Posted by Jeffrey Brown on Apr 13, 2011
Filed Under (Retirement Policy, U.S. Fiscal Policy)
Many academic economists, including me, often weigh-in on public policy issues. One of the things we quickly learn is that academic discourse and political debate can be quite different. One example of this is that academics are quite good at isolating specific questions (e.g., “holding all else constant”), while political debates often combine issues in an attempt to “spin” the discussion for or against a certain idea.
The public pension debate is a prime example. There are at least four very important – but conceptually distinct – issues that often get discussed. Three of these are areas where there are legitimate grounds for disagreement. The fourth, however, is a pure issue of measurement over which there is virtually no disagreement among academic economists (regardless of ideology). But others have succeeded in politicizing the issue, and the implications of this are important and unfortunate.
What are the four issues?
Question 1: Should public sector workers continue to be offered Defined Benefit plans, or should they be offered Defined Contribution plans instead?
Question 2: If we continue to offer DB plans, should we fully pre-fund them?
Question 3: Assuming we do at least some pre-funding, how should the assets be invested?
Question 4: What is the value – in today’s dollars – of the future pension benefits that we owe?
These are all distinct questions. Two people could completely disagree on whether public workers should be offered DB or DC plans, but they might still agree that if a DB is offered, it ought to be fully funded. Or they could agree that they both like DB plans, but then disagree on the optimal portfolio allocation. Indeed, for each of the first three questions, there are a number of intellectually defensible answers, and smart, well-educated, good-intentioned individuals can disagree simply because they place different weights on different factors. Fair enough.
But question 4 is unlike the other three. Question 4 is not a question about values or weights or the perception of pros and cons. Question 4 is a measurement issue, pure and simple. Financial economic theory – and centuries of experience with financial markets – provide clear principles on the right way to discount future pension liabilities. Namely, you pick a discount rate that reflects the risk of the liabilities themselves. Every academic financial economist I have ever asked (and there are many, including several Nobel Laureates) agrees on this point (and this is true regardless of their personal political ideology). Furthermore, they agree that the right answer to this question is *completely* unrelated to how a plan invests its assets (question 3), or whether the plan pre-funds (question 2), or whether the individual prefers a DB or a DC plan (question 1). They agree that it is a simple measurement issue. Just like 1+1=2, and this is true for both liberals and conservatives.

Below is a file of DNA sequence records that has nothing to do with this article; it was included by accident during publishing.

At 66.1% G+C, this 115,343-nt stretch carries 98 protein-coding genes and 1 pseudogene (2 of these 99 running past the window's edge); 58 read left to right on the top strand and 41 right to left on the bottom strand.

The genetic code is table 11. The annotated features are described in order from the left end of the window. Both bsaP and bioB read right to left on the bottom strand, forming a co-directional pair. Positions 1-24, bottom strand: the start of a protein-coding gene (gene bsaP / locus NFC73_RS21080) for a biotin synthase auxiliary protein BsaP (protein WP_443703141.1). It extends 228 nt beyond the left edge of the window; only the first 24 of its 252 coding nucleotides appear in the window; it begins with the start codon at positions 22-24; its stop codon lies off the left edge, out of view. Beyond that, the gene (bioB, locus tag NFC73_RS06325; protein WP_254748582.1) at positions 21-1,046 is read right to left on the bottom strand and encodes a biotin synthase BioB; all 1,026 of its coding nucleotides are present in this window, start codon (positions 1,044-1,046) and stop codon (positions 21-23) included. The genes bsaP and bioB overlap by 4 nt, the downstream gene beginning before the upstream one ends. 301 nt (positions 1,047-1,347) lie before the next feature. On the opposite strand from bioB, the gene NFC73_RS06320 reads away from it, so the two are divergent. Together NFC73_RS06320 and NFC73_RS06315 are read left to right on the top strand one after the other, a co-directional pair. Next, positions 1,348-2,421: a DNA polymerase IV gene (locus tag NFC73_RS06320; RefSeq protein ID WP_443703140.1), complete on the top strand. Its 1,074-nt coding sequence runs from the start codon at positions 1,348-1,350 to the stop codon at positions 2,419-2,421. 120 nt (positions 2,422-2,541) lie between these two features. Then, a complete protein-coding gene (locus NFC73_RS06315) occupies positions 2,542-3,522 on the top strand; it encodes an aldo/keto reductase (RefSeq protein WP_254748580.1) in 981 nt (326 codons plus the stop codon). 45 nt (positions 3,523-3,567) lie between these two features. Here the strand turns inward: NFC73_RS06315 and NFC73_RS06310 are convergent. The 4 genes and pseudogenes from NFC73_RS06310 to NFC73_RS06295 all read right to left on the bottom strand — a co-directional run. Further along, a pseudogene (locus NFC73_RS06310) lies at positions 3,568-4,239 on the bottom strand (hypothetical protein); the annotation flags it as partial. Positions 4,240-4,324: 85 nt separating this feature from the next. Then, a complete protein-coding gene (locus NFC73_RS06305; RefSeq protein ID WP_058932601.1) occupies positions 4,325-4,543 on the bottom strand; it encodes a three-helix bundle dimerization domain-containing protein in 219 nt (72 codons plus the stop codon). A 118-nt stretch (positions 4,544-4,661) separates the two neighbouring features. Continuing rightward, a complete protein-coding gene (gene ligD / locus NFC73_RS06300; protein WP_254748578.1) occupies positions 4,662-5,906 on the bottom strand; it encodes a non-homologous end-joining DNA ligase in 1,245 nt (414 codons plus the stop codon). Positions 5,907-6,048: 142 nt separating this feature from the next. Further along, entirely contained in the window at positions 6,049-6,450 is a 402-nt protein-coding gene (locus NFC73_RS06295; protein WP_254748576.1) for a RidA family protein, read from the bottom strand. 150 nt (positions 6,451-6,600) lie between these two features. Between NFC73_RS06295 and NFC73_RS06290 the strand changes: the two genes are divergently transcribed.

Unfortunately, a large number of non-academics – ranging from the Government Accounting Standards Board to some plan administrators to some ideologically-motivated “think tanks” – have managed to turn a clear measurement issue into a muddled ideological and political issue. In essence, they have begun to argue that 1+1 is actually equal to 1.5, not 2. And they further imply that those who say 1+1 is equal to 2 are just out to destroy DB plans.
They do this by saying that those who would discount public pension liabilities the correct way (using a risk-adjusted discount rate -which results in an estimate of about $3 trillion of under-funding in public plans – rather than the intellectually vacuous but “official” estimates of about $1 trillion) are just out to make DB plans look “more expensive.” They accuse scholars of trying to inflate the costs of DB pensions for some political reason, such as a desire to privatize the system.
All of this is nonsense. Many of these same economists disagree on the answers to questions 1, 2 and 3, but we all agree that we ought to at least start with an accurate measurement of the size of the pension liability. Whether one believes DB plans are the greatest human invention of all time, or the worst sin ever committed, should have no bearing whatsoever on how we calculate the present value of our future pension liabilities. It is also true that how we invest our assets has no bearing on the size of the liability (after all, a dollar invested in stocks today is still worth the same as a dollar invested in bonds today).
Unfortunately, this politicization of a fundamental economic principle is not merely an intellectual frustration to academic financial economists. Understating the true economic costs of future pension promises has real consequences. It distorts decision-making. It artificially stacks the debate in favor of some reform options and against others. It promotes excessive risk-taking. And, perhaps worst of all, it disguises the true cost of government to current taxpayers.